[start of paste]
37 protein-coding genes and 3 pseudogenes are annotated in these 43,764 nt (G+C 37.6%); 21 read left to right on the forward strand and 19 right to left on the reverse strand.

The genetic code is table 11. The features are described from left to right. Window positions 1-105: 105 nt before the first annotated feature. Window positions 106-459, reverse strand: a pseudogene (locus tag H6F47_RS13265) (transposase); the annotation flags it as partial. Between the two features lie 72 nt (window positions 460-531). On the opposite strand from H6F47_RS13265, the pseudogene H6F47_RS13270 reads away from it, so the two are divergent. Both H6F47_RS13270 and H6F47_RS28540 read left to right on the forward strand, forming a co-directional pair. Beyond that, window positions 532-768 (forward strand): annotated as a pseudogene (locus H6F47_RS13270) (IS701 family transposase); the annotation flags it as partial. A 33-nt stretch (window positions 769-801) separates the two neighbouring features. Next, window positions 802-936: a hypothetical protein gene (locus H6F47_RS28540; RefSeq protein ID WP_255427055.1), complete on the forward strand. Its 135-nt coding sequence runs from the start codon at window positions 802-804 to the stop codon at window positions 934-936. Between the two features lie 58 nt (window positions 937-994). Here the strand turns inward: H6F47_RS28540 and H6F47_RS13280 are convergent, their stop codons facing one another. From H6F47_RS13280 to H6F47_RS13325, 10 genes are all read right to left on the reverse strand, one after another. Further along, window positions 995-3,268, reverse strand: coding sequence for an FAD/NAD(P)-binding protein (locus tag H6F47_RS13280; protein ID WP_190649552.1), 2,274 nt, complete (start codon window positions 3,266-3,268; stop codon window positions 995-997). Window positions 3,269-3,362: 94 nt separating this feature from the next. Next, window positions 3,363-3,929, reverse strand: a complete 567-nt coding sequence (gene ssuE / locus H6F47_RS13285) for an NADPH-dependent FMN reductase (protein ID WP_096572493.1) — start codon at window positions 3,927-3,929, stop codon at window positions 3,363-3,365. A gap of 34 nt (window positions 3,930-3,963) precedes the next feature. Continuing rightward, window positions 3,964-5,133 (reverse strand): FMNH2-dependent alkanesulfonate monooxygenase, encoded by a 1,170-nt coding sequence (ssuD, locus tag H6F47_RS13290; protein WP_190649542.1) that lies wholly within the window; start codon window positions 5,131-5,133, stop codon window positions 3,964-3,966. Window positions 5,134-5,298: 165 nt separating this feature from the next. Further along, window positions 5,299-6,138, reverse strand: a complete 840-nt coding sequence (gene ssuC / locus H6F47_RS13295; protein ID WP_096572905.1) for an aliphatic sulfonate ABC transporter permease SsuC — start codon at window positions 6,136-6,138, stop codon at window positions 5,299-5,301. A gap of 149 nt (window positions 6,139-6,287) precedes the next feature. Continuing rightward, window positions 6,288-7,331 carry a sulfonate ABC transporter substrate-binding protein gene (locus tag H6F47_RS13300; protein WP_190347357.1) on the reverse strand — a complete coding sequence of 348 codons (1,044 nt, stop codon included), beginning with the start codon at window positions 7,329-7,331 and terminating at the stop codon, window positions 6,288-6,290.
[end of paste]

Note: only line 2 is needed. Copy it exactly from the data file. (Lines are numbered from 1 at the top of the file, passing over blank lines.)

The genetic code is table 11. The features are described from left to right. Window positions 1-105: 105 nt before the first annotated feature. Window positions 106-459, reverse strand: a pseudogene (locus tag H6F47_RS13265) (transposase); the annotation flags it as partial. Between the two features lie 72 nt (window positions 460-531). On the opposite strand from H6F47_RS13265, the pseudogene H6F47_RS13270 reads away from it, so the two are divergent. Both H6F47_RS13270 and H6F47_RS28540 read left to right on the forward strand, forming a co-directional pair. Beyond that, window positions 532-768 (forward strand): annotated as a pseudogene (locus H6F47_RS13270) (IS701 family transposase); the annotation flags it as partial. A 33-nt stretch (window positions 769-801) separates the two neighbouring features. Next, window positions 802-936: a hypothetical protein gene (locus H6F47_RS28540; RefSeq protein ID WP_255427055.1), complete on the forward strand. Its 135-nt coding sequence runs from the start codon at window positions 802-804 to the stop codon at window positions 934-936. Between the two features lie 58 nt (window positions 937-994). Here the strand turns inward: H6F47_RS28540 and H6F47_RS13280 are convergent, their stop codons facing one another. From H6F47_RS13280 to H6F47_RS13325, 10 genes are all read right to left on the reverse strand, one after another. Further along, window positions 995-3,268, reverse strand: coding sequence for an FAD/NAD(P)-binding protein (locus tag H6F47_RS13280; protein ID WP_190649552.1), 2,274 nt, complete (start codon window positions 3,266-3,268; stop codon window positions 995-997). Window positions 3,269-3,362: 94 nt separating this feature from the next. Next, window positions 3,363-3,929, reverse strand: a complete 567-nt coding sequence (gene ssuE / locus H6F47_RS13285) for an NADPH-dependent FMN reductase (protein ID WP_096572493.1) — start codon at window positions 3,927-3,929, stop codon at window positions 3,363-3,365. A gap of 34 nt (window positions 3,930-3,963) precedes the next feature. Continuing rightward, window positions 3,964-5,133 (reverse strand): FMNH2-dependent alkanesulfonate monooxygenase, encoded by a 1,170-nt coding sequence (ssuD, locus tag H6F47_RS13290; protein WP_190649542.1) that lies wholly within the window; start codon window positions 5,131-5,133, stop codon window positions 3,964-3,966. Window positions 5,134-5,298: 165 nt separating this feature from the next. Further along, window positions 5,299-6,138, reverse strand: a complete 840-nt coding sequence (gene ssuC / locus H6F47_RS13295; protein ID WP_096572905.1) for an aliphatic sulfonate ABC transporter permease SsuC — start codon at window positions 6,136-6,138, stop codon at window positions 5,299-5,301. A gap of 149 nt (window positions 6,139-6,287) precedes the next feature. Continuing rightward, window positions 6,288-7,331 carry a sulfonate ABC transporter substrate-binding protein gene (locus tag H6F47_RS13300; protein WP_190347357.1) on the reverse strand — a complete coding sequence of 348 codons (1,044 nt, stop codon included), beginning with the start codon at window positions 7,329-7,331 and terminating at the stop codon, window positions 6,288-6,290.